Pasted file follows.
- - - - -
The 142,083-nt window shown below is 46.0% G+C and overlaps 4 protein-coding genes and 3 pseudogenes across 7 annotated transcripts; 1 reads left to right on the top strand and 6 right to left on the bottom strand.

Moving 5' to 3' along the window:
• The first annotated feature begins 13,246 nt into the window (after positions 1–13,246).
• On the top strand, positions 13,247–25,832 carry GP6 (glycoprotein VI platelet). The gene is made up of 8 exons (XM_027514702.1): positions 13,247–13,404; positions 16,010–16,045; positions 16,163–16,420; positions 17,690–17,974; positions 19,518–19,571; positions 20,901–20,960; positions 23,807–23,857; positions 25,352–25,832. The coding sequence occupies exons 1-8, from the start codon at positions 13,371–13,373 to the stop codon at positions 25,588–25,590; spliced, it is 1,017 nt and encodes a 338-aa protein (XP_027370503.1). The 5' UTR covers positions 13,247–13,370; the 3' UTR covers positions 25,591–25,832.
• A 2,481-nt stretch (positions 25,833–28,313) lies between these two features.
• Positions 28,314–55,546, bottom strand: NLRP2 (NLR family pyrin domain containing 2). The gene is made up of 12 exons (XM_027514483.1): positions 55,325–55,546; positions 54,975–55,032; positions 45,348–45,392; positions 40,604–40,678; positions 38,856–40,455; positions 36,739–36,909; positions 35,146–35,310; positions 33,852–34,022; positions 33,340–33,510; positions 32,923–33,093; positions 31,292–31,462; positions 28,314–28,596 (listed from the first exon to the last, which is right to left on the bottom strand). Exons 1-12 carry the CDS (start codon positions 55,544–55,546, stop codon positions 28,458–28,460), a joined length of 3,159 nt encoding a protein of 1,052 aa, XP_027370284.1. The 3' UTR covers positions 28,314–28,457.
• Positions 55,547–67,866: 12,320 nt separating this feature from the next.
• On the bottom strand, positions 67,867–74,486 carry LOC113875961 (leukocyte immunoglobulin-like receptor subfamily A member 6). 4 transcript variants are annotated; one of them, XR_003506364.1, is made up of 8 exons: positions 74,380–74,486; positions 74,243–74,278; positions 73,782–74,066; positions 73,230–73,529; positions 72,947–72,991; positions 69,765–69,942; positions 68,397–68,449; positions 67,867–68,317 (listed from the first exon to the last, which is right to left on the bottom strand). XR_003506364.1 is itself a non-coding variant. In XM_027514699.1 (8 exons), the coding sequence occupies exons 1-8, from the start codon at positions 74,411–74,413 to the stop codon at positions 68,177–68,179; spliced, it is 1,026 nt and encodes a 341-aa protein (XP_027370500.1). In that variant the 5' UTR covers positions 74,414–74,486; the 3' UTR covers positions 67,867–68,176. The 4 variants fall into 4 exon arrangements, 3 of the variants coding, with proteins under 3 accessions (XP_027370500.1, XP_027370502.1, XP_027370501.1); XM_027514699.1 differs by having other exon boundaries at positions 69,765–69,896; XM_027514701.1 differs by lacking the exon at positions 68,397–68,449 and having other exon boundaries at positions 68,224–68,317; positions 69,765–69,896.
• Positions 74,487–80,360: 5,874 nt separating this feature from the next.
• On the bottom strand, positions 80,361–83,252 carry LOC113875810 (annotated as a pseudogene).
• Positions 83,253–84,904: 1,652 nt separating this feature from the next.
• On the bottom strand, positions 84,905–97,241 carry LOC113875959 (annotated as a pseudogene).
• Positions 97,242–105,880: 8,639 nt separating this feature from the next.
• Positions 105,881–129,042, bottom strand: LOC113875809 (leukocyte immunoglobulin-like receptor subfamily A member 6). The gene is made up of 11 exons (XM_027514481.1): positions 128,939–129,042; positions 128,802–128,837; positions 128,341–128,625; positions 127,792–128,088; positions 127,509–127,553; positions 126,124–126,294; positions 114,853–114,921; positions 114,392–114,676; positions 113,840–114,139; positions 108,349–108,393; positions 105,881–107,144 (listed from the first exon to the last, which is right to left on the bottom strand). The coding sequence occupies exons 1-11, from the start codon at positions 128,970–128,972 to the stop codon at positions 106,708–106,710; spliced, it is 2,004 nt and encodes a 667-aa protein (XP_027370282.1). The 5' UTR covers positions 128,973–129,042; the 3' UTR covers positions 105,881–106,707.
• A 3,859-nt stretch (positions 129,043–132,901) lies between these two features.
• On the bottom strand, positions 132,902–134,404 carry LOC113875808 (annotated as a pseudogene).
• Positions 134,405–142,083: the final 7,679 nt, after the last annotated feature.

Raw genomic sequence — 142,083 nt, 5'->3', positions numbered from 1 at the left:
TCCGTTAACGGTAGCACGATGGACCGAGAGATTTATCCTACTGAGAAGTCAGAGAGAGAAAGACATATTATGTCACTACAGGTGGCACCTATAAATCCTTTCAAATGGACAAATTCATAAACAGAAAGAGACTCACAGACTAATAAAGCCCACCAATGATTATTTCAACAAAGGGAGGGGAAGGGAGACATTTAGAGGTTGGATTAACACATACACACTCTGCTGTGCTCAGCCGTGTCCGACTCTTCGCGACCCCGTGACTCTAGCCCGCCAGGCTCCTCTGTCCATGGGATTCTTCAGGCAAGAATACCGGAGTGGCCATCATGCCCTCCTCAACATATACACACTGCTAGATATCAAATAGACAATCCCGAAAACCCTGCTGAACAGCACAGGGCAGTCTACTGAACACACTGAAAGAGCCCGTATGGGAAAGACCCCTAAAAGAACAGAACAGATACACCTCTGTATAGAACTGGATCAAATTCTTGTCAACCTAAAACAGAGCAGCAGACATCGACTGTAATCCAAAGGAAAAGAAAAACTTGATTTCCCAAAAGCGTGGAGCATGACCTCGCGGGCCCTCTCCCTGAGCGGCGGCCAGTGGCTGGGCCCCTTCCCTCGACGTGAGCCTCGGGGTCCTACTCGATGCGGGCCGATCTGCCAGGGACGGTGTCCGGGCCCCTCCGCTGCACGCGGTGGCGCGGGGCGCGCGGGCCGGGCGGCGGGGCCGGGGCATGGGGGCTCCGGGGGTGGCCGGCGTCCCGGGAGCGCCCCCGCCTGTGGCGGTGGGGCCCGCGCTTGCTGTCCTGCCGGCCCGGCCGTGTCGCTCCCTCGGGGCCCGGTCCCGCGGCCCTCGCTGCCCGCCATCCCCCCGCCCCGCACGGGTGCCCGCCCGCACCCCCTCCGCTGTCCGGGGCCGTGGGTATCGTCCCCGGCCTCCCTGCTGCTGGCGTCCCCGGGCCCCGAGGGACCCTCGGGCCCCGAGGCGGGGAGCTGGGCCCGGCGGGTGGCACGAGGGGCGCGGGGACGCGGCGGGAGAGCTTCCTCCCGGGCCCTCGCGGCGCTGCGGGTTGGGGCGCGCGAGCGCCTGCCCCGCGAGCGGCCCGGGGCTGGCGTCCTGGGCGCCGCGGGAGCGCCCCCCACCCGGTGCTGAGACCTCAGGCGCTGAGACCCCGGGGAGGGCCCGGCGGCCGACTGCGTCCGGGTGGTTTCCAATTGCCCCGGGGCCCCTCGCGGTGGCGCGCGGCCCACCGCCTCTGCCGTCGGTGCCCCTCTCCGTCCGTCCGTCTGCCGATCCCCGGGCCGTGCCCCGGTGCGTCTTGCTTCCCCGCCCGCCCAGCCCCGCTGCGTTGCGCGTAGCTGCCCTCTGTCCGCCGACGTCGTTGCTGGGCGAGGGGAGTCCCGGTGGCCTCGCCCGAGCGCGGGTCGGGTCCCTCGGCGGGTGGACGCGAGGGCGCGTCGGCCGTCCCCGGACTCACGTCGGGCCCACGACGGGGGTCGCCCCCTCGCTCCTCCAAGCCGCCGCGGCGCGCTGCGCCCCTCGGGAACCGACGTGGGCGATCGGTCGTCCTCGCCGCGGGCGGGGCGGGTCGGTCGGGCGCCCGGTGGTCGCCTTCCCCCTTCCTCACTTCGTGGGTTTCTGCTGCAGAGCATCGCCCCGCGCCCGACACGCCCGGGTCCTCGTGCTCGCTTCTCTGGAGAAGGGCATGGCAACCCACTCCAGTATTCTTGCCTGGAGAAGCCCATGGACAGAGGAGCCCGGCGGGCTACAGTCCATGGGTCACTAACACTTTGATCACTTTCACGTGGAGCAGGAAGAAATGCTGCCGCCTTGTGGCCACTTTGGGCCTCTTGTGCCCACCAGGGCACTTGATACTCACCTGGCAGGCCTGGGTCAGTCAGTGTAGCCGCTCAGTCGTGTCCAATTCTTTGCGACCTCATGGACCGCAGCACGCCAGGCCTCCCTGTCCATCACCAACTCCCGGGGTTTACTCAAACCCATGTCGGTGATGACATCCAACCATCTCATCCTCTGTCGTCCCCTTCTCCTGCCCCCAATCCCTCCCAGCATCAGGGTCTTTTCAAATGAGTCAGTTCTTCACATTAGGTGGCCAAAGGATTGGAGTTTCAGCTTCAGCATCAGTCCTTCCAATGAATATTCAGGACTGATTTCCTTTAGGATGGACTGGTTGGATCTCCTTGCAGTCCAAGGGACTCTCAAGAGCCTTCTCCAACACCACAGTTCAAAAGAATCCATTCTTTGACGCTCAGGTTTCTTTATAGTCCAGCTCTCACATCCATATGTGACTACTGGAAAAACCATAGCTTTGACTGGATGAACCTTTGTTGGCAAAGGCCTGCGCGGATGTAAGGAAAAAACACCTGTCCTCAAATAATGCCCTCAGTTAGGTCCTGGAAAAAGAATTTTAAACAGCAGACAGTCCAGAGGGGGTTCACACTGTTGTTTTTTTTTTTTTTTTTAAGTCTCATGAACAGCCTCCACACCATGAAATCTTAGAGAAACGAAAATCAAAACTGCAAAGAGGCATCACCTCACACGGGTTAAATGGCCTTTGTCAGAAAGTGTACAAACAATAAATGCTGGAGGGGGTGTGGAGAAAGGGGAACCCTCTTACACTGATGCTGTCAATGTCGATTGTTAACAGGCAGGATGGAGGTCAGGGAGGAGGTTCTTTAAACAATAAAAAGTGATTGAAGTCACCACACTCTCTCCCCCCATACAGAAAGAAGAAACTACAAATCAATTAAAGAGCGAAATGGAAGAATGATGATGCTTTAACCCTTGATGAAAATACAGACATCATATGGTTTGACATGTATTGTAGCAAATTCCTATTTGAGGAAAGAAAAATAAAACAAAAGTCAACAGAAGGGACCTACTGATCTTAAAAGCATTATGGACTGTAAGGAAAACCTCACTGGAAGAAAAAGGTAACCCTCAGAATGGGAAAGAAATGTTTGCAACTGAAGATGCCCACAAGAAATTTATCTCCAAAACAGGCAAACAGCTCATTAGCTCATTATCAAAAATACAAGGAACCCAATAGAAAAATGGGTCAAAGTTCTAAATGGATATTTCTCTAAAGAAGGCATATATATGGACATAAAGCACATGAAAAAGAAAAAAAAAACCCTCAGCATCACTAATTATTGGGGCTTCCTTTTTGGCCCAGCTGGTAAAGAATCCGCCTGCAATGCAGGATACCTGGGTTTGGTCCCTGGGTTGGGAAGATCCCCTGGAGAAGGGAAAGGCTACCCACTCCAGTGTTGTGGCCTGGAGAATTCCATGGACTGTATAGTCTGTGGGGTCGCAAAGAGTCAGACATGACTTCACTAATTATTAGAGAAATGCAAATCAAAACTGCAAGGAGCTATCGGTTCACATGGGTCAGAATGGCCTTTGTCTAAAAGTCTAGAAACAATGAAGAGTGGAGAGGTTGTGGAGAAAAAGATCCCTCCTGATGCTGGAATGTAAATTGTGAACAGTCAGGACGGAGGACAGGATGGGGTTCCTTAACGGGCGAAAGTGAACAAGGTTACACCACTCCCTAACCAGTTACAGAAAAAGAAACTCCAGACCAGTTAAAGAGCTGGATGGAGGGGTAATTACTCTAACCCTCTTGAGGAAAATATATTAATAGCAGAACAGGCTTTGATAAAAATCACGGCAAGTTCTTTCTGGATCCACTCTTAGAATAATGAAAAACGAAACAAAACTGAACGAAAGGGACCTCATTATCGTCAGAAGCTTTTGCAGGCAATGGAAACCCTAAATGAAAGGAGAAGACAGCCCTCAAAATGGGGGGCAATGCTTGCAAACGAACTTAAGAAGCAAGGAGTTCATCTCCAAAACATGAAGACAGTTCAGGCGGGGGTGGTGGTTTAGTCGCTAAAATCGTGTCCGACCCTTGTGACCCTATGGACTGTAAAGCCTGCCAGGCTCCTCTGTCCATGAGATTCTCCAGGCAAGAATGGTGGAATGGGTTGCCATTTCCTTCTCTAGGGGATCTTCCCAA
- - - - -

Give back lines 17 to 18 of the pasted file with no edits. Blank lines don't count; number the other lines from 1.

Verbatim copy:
• Positions 134,405–142,083: the final 7,679 nt, after the last annotated feature.

Raw genomic sequence — 142,083 nt, 5'->3', positions numbered from 1 at the left: